Peas on the menu

I read a story on dining-out trends a few days ago that said, “We’re ordering fewer peas …” Of course! I can’t remember when I last ordered peas in a restaurant. Never, I suspect. Plates often come adorned with little piles of grilled asparagus, or maybe julienned carrots and zucchini, but peas? No.

Admittedly, even at this moment, someone could be serving up peas in the pod in a trendy farm-to-table restaurant somewhere in Westchester County or in California wine country, but other than these outlier examples, I ask, how many peas have been served in restaurants in the last several decades? Very few, I’d bet.

Yet, strangely enough, once upon a time they were the darling vegetable of elite restaurants and hotel dining rooms. At Boston’s luxury hotel, Tremont House, an 1843 menu listed “Les Petits Pois à la Parisienne.” Small, tender, bright green peas imported from France were considered a delicacy, and were expensive. American canned green peas came on the market in the 1850s, but it took so many hands to pick and shell them that they too were expensive, yet not considered good enough to displace the popularity of the French imports.

French peas continued to reign even in lesser eating places, often appearing on holiday menus at hotel dining rooms across the land. For example the Rankin House in Columbus GA featured French Peas for Christmas dinner in 1887, along with choice dishes such as Oysters on the Half Shell, Green Turtle Soup, and Tenderloin of Beef with Mushrooms.

In that same year, though, an alarm was raised about the wisdom of eating imported French peas. Their bright green color was produced by adding copper sulfate, warned critics who said this was toxic, fatal if taken in big enough doses. Evidently the warnings did not impress many people because French peas continued to be served in fine restaurants. Loud cries to ban their importation were not heard until after the American invention of a machine that would both pick and shell peas in 1893, thus bringing down their cost to consumers.

In 1906 many states passed pure food laws that made it illegal to sell French peas colored with copper salts. In Idaho the state’s Pure Food Commissioner confiscated 72 cans of imported French peas found in a hotel and destroyed them by punching holes in the cans and pouring kerosene over the contents.

French peas appeared on menus after that, but it’s likely they were grown and canned in the US. “Petit pois” was the name adopted in this country for the smallest size pea, 9/32-inch in diameter. In the 1940s, 1950s, and 1960s, French Peas on a menu continued to suggest luxury or a special occasion such as Mother’s Day or Thanksgiving. Green Peas, Garden Peas, and June Peas, on the other hand, suggested freshness and nutrition, but not luxury or style. They were exactly what a diner expected to see filling in the blank spaces on a dinner plate at Howard Johnson’s.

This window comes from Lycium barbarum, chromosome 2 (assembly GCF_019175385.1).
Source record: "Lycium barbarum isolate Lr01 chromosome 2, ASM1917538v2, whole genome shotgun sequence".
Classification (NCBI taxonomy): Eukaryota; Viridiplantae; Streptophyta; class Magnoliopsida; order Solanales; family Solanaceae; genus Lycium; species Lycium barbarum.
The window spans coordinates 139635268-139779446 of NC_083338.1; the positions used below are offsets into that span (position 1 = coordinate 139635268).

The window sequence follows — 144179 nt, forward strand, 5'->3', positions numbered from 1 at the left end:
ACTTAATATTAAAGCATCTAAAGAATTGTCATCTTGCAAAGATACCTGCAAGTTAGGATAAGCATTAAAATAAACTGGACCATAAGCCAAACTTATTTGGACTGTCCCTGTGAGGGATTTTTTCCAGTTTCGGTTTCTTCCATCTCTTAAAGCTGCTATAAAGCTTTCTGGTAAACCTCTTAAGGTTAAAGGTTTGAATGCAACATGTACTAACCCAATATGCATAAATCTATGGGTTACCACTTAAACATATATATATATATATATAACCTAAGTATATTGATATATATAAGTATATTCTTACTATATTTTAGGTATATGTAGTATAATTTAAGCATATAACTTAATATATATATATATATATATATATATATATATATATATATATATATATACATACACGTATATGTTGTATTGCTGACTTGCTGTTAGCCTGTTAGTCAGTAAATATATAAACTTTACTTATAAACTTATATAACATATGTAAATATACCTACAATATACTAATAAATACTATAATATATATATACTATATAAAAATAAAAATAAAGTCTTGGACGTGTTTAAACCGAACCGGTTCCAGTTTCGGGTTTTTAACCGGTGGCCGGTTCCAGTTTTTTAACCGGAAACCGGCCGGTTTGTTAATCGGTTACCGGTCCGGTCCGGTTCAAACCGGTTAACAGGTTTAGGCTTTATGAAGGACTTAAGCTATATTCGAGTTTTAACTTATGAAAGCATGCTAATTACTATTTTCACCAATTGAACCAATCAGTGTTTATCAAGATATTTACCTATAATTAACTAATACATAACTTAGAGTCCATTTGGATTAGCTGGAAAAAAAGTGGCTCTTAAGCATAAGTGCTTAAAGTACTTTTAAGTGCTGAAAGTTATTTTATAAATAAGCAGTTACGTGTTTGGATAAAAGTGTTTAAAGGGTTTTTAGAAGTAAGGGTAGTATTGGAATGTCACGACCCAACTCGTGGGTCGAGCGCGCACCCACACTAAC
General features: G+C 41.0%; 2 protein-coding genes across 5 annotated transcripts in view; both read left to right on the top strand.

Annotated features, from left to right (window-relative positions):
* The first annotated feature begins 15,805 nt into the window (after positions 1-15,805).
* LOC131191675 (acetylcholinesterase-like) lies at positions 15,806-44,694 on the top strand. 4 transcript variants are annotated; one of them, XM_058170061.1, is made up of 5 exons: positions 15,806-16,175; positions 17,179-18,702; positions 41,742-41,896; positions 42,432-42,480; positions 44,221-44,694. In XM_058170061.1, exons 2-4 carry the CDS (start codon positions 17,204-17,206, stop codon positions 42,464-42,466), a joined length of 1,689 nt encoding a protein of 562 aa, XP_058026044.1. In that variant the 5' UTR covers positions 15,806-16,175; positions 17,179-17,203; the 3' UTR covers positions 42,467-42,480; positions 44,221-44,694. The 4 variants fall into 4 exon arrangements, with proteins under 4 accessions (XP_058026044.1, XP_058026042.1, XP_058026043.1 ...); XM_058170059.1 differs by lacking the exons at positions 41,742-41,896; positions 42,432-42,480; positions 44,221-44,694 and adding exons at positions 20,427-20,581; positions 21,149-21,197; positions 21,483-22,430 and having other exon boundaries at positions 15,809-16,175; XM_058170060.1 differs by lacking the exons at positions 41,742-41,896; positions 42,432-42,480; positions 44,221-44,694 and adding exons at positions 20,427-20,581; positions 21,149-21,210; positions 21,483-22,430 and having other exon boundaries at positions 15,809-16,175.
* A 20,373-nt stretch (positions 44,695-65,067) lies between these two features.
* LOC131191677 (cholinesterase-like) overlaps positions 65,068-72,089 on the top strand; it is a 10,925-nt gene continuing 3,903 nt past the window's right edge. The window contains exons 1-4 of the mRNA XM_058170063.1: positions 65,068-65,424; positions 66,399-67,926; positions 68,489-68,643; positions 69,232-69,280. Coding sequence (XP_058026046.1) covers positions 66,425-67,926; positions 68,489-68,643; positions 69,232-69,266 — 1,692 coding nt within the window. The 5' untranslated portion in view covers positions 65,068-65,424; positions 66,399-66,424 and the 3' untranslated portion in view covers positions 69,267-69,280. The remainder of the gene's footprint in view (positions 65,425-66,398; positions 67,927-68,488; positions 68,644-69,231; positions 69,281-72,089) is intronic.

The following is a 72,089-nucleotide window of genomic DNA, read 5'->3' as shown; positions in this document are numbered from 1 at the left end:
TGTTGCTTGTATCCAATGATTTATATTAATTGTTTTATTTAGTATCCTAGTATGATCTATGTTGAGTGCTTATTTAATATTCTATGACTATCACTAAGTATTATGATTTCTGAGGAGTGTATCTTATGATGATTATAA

In the last several decades I believe peas have vanished from menus. When was the last time you had peas in a restaurant?

© Jan Whitaker, 2012

11 Comments

Filed under food

11 responses to “Peas on the menu

  1. Don Funrald

    Peas, alas the demise of a great vegetable. In the sixties I served them, in my restaurants, then with a number of dishes. I remember specifically that roast L.I. Duckling was most certainly always served with Petit Pois with butter and a hint of fresh basil.

  2. Glen.h

    The last time I saw peas was in a local dish, the Pie Floater. It is an South Australian dish consisting of a meat pie served in a bed of mushy peas. It’s great if done properly, but as bad as you would expect if not…

  3. mae

    Chinese restaurants and other Asian restaurants often serve snow peas, and trendy restaurants often have edible pea pods among the baby vegetables. A Chinese restaurant near us went bad, and substituted frozen peas and carrots for all the vegetables on the menu. HORRORS!!! But that was the last time I saw shelled peas of any sort in a restaurant (and the last time I ate there). Since you asked, I told you.

  4. I came across your amazing blog by searching “French peas” of all things. I have a little up and coming food history blog myself. I want to make a recipe from 1911 which calls for draining and rinsing a can of “French peas”. I’m assuming from what you’ve written here that it’s just a fancy way of saying “peas”. Do you mind if I link to you in my post as a source for this information?

    • Please feel free to link. I would say that in 1911 it would mean to use the smallest peas available, the “petit pois.” They are/were also supposed to be more tender, but obviously all these ideas were before frozen peas became widely available post WWII. The best would be fresh from your own garden.

  5. Tom Byg

    I love peas…Frozen baby peas The last time I had them in a very good restaurant was about 5 years ago but frozen, fresh, two nights ago…with mashed potatoes, heavy cream and butter,thank you very much…health food!

  6. Martin

    My guess is that any peas served in restaurants, like most homes, have been frozen. Peas are one of the few foods that freezing doesn’t much degrade from fresh. But canning really degrades them. That said, I still see peas mostly in unusual places in restaurants. Peas with cheese tortollini in a cream sauce, for instance.

    Peas have a more powerful flavor than most vegetables, surprisingly. Chefs may be backing off to spotlight the flavors of their proteins and sauces.

    Martin

  7. Dylan

    It’s true, very few peas around these days unless you go into an English pub. We have many pubs in Southern California. Then it’s peas all around. Bangers and mash with peas. Fish and chips with peas. We just pray they are fresh and not canned! – Thanks for all the wonderful research.

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